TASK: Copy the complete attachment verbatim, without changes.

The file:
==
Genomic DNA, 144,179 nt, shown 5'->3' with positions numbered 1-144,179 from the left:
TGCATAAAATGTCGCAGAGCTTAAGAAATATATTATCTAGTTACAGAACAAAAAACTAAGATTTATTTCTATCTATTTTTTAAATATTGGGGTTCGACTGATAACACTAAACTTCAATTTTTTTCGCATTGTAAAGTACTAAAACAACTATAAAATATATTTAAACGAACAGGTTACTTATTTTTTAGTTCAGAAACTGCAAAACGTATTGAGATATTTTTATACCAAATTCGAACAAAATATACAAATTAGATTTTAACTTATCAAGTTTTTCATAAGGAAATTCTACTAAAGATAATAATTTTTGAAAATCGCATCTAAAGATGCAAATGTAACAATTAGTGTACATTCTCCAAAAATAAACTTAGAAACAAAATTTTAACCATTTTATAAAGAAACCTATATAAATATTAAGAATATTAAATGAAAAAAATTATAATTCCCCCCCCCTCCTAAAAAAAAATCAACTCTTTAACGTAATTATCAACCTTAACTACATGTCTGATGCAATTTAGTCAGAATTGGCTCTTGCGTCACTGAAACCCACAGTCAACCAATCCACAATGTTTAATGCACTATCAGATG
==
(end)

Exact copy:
Genomic DNA, 144,179 nt, shown 5'->3' with positions numbered 1-144,179 from the left:
TGCATAAAATGTCGCAGAGCTTAAGAAATATATTATCTAGTTACAGAACAAAAAACTAAGATTTATTTCTATCTATTTTTTAAATATTGGGGTTCGACTGATAACACTAAACTTCAATTTTTTTCGCATTGTAAAGTACTAAAACAACTATAAAATATATTTAAACGAACAGGTTACTTATTTTTTAGTTCAGAAACTGCAAAACGTATTGAGATATTTTTATACCAAATTCGAACAAAATATACAAATTAGATTTTAACTTATCAAGTTTTTCATAAGGAAATTCTACTAAAGATAATAATTTTTGAAAATCGCATCTAAAGATGCAAATGTAACAATTAGTGTACATTCTCCAAAAATAAACTTAGAAACAAAATTTTAACCATTTTATAAAGAAACCTATATAAATATTAAGAATATTAAATGAAAAAAATTATAATTCCCCCCCCCTCCTAAAAAAAAATCAACTCTTTAACGTAATTATCAACCTTAACTACATGTCTGATGCAATTTAGTCAGAATTGGCTCTTGCGTCACTGAAACCCACAGTCAACCAATCCACAATGTTTAATGCACTATCAGATG